The Texas abortion ban, SB 8, bans abortions after 6 weeks of pregnancy and makes no exceptions for rape or incest. This new law bars medical practitioners from performing abortions if there is a detectable heartbeat. It also includes a provision to bring civil lawsuits against people seeking abortion and additional liability for anyone who knowingly aids the person in getting the procedure, with a reward of up to $10,000 for the citizen plaintiff. They’re calling this the “Heartbeat Bill,” in the spirit of being pro-life...except for the fact that the bill puts people’s lives at risk and doesn’t end abortions at all.
We’ve all heard of Roe v. Wade, the landmark Supreme Court case which “affirmed that access to a safe and legal abortion is a constitutional right.” An important tenet of Roe v. Wade is the access to a SAFE abortion, as justices acknowledged the danger of illegal abortions—seeing as by 1965 illegal abortions made up one-sixth of all pregnancy related deaths. In contrast, under Roe v. Wade abortions have become one of the safest medical procedures with a 99% safety record. Scholars have estimated that before Roe v. Wade between 20-25% of all pregnancies ended in abortion, demonstrating that abortions always have and will continue to happen. Therefore, it is clear that bans on abortions do not decrease their rates, but instead puts those who can get pregnant at greater risk of fatality or injury by blocking life-saving healthcare.
SB 8 does not end abortions; it only ends safe abortions for poor Texans. The wealthy always have and always will have access to the best medical care available, leaving poor and disadvantaged people in the dust. In 2020, Texas Governor Greg Abbott temporarily banned abortions under the context of pausing elective procedures due to Covid-19. During this time, people were forced to go out of state for abortions, and Houston Planned Parenthood’s Dr. Bhavik Kumar recalls the clients seeking follow up care being mostly high income white folks. The ability to travel for abortion care is a privilege only the wealthy were able to access, leaving low income people scrambling to get care as soon as the temporary ban had passed. Abortion is healthcare and therefore people will always seek the procedure, even under criminalization as people did last year.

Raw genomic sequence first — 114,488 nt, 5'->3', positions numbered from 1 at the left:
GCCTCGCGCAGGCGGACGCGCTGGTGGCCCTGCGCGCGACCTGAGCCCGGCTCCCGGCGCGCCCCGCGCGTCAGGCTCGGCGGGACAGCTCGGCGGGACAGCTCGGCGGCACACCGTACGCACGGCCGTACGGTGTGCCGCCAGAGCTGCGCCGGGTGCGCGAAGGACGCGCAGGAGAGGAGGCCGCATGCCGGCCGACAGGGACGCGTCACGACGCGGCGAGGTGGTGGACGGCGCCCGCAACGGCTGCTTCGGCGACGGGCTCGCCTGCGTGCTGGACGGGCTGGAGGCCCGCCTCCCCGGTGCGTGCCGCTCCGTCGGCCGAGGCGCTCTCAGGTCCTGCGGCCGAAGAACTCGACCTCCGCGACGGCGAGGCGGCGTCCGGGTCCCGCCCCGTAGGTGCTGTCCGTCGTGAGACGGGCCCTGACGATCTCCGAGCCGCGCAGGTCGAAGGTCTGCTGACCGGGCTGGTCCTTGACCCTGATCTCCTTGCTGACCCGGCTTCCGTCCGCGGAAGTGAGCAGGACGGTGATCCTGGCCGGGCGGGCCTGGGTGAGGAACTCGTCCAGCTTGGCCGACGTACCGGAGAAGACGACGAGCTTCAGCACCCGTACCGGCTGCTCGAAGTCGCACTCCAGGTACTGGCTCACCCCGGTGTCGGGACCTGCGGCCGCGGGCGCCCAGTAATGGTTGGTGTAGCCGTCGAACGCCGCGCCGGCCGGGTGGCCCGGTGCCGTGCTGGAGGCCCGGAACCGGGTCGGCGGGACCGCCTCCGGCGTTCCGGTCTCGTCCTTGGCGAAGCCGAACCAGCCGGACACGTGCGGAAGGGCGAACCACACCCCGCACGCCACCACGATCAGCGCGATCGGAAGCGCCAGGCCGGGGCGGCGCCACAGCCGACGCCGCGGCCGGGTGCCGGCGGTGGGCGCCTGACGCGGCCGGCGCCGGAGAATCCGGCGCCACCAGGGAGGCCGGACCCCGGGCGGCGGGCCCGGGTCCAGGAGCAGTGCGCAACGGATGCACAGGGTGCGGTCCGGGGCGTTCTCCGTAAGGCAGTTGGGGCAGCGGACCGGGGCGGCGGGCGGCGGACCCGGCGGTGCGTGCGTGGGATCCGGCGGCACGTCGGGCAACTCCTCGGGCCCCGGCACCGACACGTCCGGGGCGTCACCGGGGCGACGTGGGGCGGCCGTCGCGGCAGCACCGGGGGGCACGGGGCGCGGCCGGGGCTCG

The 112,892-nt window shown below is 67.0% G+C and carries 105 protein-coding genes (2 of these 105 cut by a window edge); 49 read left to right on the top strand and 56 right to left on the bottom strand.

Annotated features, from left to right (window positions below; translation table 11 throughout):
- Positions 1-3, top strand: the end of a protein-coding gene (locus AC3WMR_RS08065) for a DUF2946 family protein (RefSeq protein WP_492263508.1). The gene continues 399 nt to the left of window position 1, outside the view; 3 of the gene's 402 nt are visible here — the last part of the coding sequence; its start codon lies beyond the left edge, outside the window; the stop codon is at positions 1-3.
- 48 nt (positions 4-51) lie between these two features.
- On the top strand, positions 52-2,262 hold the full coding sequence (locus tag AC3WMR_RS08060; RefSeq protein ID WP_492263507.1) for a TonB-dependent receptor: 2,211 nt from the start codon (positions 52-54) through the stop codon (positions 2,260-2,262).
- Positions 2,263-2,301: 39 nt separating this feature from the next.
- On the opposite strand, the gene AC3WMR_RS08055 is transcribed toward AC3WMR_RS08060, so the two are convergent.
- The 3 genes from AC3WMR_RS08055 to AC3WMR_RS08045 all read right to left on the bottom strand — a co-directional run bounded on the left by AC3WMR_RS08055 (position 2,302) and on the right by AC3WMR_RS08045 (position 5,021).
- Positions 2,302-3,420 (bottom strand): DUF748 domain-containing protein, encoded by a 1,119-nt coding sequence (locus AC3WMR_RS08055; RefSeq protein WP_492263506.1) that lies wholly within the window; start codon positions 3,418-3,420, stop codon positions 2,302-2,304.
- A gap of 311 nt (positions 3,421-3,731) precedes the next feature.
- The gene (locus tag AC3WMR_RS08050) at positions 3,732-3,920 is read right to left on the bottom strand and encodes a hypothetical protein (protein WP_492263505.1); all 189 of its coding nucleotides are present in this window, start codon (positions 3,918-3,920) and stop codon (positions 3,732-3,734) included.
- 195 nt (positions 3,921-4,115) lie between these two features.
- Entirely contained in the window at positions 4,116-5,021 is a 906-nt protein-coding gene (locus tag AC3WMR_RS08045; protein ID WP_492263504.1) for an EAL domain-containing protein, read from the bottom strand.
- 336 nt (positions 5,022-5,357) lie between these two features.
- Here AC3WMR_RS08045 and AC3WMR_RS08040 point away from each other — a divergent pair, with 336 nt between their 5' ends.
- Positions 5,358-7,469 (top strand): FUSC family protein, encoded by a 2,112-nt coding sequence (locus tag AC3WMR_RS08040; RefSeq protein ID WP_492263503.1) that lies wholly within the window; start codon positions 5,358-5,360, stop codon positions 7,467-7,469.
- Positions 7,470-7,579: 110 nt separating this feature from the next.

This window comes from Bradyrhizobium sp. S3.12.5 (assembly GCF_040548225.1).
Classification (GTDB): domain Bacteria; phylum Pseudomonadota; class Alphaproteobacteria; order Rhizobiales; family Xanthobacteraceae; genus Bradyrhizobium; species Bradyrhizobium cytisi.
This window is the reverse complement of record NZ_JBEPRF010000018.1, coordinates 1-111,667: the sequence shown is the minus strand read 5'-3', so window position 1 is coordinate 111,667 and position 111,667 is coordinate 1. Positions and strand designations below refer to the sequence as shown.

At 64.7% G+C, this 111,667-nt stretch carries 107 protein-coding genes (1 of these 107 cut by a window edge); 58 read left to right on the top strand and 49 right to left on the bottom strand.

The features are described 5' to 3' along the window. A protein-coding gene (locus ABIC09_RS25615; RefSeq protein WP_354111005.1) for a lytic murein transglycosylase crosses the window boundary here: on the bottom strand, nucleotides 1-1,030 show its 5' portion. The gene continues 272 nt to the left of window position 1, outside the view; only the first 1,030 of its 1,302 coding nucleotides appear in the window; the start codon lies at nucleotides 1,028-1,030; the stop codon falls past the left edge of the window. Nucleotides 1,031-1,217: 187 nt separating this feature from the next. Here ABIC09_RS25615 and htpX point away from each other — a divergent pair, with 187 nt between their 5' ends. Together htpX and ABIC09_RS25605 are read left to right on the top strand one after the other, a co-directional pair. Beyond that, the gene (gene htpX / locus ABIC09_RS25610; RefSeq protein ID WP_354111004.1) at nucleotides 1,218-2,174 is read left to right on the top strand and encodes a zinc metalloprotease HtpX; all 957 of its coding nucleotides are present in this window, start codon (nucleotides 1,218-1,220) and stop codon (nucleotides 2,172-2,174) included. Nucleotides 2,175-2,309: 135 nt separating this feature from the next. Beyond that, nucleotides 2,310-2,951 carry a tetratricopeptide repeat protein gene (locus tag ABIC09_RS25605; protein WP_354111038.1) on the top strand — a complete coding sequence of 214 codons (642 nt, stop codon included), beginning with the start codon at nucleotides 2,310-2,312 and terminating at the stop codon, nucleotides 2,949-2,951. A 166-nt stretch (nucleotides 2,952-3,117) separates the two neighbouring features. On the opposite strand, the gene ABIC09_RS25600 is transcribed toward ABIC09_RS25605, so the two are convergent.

Not even two weeks since SB 8 went into effect, we are already seeing clinics in surrounding states fill up with abortion patients. The ability to do this is inevitably following the pattern we saw last year, with wealthy white folks being the primary demographic of those able to spontaneously leave the state for medical care. Of the people able to get pregnant in Texas, immigrants are in one of the most difficult positions to get abortions. Many are unable to leave border cities due to federal immigration checkpoints, much less call a doctor due to the pre-existing barriers to healthcare. Black patients also accounted for ~30% of abortions in Texas in 2020, a group that already faces a disproportionately high maternal mortality rate. Abortion bans, which historically lead to higher rates of pregnancy-related deaths, further exacerbate existing racial inequalities in the healthcare system.
According to a Guttmacher study done in 2014, half of all abortions patients in the US were living below the federal poverty line, and another 26% were low income. These statistics show that people seeking abortions are disproportionately low-income, hence the SB 8 primarily impacting this demographic. With low-income people who become pregnant—many of them being teenagers and young adults—unable to get abortions and flee the state as wealthier Texans do, a financial burden is created, influencing access to education and employment. As low-income Texans continue to be the primary seekers of abortion, the ban perpetuates a vicious cycle of poverty, hindering families’ ability to go to school, hold a job, become a home owner, and effectively build generational wealth. These consequences force people to remain in poverty and widen wealth inequality.
All the facts and figures listed above point to the benefits of upholding Roe v. Wade. Yet, overturning it is beneficial to the Texas GOP. SB 8 maintains traditional Texan Christian values, while simultaneously finding a way to further deprive low income and communities of color from “life, liberty, and the pursuit of happiness” by blocking medical care and worsening poverty rates. Better yet, Republican politicians (cough...Donald Trump?) can still access abortion in other states if it is suitable to their situation, making SB 8 all the more hypocritical (not to mention the criminalization of mask mandates). Social welfare services such as accessible sex education, contraceptives, universal childcare, paid maternity and paternity leave, etc. have been proven to lower abortion rates, so if decreasing abortion rates is the goal of SB 8, why would these policies not be enacted? Is it because keeping people in poverty and communities of color disenfranchised while effectively killing them by preventing life-saving medical care maintains the Texas Republican stronghold? Possibly.
Luckily there is hope, since the Department of Justice is suing the state of Texas for the unconstitutionality of the ban by defying long-standing Supreme Court precedent. This is a rapidly developing story, but all people, whether you have a uterus or not, should be paying attention. If this makes you as angry as I am and would like to contribute to the cause, here is a link to chip in for Texas abortion funds, distributing donations between ten organizations helping Texans obtain abortion care.